IRC logs for #openrisc Sunday, 2012-06-10

-!- tintenammae_ is now known as tintenammae06:03
LibertyTraderIs openrisc fast enough for desktop use?11:04
jeremybennettLibertyTrader: Not really - it is for embedded use. Not sure if anyone has tried bringing up a desktop Linux on it. Mostly we use BusyBox11:15
LibertyTradercould openrisc be forked for desktop use? or is the architecture not really optimal for high performance11:16
jeremybennettI'm not sure it even needs to be forked. However its primary target is embedded use with FPGAs, so you'll typically be running at 25-100MHz.11:17
LibertyTraderi thought the point is to run on ASIC?11:17
jeremybennettIt would be an interesting exercise to put a desktop up - one of the lighter distributions should work.11:17
jeremybennettYou can make an ASIC - Samsung do in their set-top boxes. However the large NRE cost of ASIC rather militates against open source implementations.11:18
jeremybennettNon-recurring engineering - for ASIC making the masksets.11:19
LibertyTraderi want open CPU design so I can be sure there is no backdoor in my computer lol11:19
jeremybennettWell you could build and FPGA based workstation. There are multi-core versions on OpenRISC in the work (see Stefan Wallentowitz work at TUM).11:20
LibertyTraderyeah, but it would cost me thousands11:21
jeremybennettDepends how much you want to invest. DE0-nano is $80. Not that you could run much of a workstation on that. But one of the larger Terasic DE boards would only set you back a few hundred dollars and easily runs OpenRISC Linux.11:22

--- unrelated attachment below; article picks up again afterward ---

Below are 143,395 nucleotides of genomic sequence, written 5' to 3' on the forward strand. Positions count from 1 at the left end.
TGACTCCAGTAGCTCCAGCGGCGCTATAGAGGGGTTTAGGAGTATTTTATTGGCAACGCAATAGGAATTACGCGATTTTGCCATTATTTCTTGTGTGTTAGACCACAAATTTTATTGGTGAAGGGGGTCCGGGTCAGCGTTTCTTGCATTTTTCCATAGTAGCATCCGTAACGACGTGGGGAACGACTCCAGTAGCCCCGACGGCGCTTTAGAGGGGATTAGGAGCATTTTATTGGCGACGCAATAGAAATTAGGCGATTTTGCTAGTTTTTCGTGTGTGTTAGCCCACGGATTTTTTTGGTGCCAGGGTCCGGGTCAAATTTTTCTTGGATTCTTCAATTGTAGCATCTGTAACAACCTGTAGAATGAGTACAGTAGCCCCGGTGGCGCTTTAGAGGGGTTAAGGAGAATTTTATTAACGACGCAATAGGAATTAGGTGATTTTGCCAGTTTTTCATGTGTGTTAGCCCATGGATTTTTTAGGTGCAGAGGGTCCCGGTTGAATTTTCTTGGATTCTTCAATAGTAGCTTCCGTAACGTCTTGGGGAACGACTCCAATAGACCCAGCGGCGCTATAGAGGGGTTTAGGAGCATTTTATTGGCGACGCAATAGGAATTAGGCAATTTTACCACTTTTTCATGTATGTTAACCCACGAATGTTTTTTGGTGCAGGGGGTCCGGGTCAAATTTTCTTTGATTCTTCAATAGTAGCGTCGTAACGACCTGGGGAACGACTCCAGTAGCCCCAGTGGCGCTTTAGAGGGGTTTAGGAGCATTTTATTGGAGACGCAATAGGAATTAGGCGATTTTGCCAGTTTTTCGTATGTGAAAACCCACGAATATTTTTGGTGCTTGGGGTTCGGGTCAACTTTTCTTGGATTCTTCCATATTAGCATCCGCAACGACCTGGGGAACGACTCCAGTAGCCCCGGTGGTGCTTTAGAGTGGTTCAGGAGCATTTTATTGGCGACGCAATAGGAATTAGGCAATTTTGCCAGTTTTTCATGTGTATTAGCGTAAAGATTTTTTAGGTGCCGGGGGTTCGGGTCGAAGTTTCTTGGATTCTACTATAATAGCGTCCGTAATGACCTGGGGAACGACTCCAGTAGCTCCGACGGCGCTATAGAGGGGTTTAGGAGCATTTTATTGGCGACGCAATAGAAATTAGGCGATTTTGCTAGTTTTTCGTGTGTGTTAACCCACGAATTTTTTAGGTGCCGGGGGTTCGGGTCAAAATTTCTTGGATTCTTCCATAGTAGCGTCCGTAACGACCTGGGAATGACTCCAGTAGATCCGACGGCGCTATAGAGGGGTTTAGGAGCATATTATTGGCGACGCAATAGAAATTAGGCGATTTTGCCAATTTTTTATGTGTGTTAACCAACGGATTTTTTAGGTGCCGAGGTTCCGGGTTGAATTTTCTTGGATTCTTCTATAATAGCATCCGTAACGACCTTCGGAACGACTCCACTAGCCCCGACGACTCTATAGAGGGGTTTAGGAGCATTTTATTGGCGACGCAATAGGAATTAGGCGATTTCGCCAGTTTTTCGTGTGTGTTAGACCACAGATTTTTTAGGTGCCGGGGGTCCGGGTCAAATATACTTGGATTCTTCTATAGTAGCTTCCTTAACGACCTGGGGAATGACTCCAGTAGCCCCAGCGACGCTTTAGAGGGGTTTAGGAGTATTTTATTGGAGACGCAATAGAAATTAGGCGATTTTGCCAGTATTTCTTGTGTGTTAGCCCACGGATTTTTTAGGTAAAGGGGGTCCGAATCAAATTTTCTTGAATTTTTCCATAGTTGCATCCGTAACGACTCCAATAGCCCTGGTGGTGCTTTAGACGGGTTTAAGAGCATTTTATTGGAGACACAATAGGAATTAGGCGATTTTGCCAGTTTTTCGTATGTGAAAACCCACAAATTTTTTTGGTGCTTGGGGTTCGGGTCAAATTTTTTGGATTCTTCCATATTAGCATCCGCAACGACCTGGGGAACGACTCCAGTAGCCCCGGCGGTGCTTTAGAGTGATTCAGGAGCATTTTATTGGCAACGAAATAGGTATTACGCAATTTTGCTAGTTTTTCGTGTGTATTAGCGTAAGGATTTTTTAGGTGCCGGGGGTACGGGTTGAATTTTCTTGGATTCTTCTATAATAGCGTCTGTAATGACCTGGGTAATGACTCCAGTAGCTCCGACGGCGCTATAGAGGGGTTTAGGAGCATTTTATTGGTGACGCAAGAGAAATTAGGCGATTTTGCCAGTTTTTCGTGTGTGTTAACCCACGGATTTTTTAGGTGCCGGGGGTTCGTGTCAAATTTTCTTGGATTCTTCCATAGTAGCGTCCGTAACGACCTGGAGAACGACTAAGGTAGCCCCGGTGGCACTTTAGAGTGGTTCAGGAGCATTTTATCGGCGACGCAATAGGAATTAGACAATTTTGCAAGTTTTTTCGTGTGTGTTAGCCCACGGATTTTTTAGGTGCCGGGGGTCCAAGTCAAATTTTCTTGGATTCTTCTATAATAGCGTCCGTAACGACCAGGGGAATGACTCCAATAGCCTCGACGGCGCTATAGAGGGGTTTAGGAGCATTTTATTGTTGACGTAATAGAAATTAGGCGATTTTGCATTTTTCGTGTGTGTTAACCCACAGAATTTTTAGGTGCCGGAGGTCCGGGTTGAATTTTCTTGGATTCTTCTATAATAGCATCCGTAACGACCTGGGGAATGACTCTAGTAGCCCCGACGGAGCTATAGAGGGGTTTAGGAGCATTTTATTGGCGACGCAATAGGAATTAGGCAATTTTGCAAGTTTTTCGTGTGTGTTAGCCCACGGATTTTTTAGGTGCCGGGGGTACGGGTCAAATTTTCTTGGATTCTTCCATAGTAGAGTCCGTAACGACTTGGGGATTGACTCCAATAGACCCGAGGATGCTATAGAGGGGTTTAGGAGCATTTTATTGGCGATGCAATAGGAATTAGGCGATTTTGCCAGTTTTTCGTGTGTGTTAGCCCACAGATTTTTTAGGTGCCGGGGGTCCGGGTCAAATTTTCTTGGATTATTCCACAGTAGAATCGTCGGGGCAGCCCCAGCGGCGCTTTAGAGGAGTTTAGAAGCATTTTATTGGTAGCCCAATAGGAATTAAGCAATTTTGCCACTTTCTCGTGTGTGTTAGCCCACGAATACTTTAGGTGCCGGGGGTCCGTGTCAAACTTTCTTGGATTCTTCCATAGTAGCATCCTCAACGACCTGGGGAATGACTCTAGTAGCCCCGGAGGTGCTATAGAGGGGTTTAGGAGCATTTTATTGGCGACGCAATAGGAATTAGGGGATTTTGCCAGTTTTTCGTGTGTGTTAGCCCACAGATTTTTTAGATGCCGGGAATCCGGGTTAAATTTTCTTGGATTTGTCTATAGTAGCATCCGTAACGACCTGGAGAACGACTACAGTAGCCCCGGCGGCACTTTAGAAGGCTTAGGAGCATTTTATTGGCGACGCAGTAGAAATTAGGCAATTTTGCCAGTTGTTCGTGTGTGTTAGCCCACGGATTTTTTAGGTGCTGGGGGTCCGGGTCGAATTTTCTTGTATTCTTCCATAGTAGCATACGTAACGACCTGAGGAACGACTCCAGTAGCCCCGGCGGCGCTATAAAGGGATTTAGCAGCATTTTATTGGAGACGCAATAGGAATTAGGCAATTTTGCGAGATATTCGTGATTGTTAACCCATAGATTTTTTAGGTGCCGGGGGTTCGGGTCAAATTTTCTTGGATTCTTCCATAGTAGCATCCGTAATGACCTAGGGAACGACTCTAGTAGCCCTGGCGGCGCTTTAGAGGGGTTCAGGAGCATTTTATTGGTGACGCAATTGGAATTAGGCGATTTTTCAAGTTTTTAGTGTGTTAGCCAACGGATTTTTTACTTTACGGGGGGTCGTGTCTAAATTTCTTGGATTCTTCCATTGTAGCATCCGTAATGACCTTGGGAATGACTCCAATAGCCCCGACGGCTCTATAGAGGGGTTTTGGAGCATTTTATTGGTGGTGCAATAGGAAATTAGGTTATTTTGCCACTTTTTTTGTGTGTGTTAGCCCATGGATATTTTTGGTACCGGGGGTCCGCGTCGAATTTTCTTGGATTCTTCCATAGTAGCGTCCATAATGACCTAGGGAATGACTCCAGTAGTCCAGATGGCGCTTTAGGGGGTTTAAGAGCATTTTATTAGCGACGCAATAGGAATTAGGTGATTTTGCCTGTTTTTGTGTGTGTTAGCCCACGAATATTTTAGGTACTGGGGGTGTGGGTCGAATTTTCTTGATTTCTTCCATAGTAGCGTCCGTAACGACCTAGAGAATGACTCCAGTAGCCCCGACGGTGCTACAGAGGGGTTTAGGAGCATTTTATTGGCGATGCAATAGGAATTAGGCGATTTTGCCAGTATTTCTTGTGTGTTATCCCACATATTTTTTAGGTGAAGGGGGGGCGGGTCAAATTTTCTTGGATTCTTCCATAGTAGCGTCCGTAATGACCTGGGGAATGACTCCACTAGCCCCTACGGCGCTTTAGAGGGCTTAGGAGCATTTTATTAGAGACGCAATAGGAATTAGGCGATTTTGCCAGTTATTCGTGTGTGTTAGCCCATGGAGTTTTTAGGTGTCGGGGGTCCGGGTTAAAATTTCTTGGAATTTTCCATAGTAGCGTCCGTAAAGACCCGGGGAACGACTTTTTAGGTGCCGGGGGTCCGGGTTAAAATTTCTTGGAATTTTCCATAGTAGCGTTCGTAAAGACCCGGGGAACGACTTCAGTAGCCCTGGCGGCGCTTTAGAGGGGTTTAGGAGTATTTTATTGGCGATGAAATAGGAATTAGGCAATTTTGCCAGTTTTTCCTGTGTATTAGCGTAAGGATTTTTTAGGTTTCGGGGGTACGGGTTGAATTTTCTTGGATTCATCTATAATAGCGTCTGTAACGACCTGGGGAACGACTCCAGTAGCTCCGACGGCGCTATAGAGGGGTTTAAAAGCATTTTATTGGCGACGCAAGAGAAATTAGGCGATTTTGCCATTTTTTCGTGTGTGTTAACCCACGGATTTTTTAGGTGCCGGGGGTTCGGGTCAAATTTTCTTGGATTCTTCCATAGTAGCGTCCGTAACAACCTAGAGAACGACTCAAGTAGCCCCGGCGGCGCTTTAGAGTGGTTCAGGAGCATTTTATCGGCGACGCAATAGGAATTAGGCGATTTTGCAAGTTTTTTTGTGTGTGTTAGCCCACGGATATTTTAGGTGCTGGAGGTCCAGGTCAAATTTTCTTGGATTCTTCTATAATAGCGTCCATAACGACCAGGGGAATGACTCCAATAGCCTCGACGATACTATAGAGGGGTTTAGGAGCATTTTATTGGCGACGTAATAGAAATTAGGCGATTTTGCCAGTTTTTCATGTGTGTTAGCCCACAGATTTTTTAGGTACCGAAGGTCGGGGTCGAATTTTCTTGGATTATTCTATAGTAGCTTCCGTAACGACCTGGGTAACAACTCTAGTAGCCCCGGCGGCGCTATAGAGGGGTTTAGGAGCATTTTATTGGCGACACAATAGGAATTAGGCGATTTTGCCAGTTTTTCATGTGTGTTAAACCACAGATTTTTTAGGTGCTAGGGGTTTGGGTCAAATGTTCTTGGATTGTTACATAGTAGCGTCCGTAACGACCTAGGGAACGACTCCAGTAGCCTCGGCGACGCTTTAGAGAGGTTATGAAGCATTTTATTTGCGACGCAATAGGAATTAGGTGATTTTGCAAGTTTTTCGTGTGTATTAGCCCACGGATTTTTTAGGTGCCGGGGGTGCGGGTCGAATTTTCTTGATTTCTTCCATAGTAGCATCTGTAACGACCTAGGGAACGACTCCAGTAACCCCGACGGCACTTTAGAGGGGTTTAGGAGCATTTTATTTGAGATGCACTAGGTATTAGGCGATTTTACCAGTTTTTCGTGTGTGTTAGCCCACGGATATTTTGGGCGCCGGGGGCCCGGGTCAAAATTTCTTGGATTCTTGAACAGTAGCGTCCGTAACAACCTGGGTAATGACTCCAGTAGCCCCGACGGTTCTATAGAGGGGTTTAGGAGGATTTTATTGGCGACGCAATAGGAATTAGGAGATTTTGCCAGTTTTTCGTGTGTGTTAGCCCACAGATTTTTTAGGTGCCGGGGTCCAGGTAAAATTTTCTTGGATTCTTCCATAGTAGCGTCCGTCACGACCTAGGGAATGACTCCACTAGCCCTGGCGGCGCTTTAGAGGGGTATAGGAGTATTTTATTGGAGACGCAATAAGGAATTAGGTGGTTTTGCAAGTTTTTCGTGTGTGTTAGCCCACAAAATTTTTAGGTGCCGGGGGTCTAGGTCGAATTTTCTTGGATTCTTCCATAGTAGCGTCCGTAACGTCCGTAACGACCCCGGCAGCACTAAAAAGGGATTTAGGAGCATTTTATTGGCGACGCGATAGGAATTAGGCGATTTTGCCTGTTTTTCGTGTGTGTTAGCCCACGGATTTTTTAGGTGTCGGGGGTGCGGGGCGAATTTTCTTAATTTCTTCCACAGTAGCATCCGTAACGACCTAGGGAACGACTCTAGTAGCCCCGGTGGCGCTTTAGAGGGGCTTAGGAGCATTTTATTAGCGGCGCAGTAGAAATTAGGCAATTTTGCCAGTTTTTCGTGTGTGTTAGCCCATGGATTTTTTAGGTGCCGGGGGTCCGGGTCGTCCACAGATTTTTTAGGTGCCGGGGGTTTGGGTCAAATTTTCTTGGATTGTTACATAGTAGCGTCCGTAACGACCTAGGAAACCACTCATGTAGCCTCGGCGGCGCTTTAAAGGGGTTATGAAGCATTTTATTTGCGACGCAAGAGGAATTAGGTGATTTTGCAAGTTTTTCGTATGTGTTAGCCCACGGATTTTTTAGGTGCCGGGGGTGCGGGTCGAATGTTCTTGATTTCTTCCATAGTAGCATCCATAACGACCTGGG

jeremybennettIf it were cheap and easy someone else would have done it!11:23
derRichardbefore you can use openrisc on your desktop we need better toolchain support16:13
jeremybennettderRichard: which particular aspect of the tool chain - dynamic linking?18:47
derRichardyep, dynamic linking. without it you cannot have a sane userspace18:49
derRicharde.g. glibc18:49
derRichardi'm sure having a glibc port will expose also lot's of bugs in openrisc/linux18:50
derRichardbusybox and ulibc need not much :D18:50
stekernderRichard: I agree, we really need dynamic linking. But I'm confident we'll get there, one way or another20:18
derRichardyep :)20:19
jeremybennettderRichard: there are lots of different use cases for OpenRISC. Interestingly, almost all the commercial ones have been at the smaller end of embedded, so busybox and uClibc have been the most important.20:20
jeremybennettWhich is not to discourage you from porting glibc and the dynamic linker.20:20
jeremybennettIt's just that those actually paying for engineering on OpenRISC haven't had this objective (yet).20:20
derRichardjeremybennett: guess why most embedded stuff is pure CRAP20:21
derRichard"oh it boots a random kernel with some kind of busybox minimal userspace, let's ship it"20:22
jeremybennettNo - I don't want to boot up a full Linux desktop on a Zigbee chip. I don't need a full desktop in a set-top box - indeed power regulations strongly militate against.20:22
jeremybennettI suspect the Zigbee chip (NXP) is either bare metal or has the simplest of microkernels. The Samsung STB I presume is running BusyBox.20:23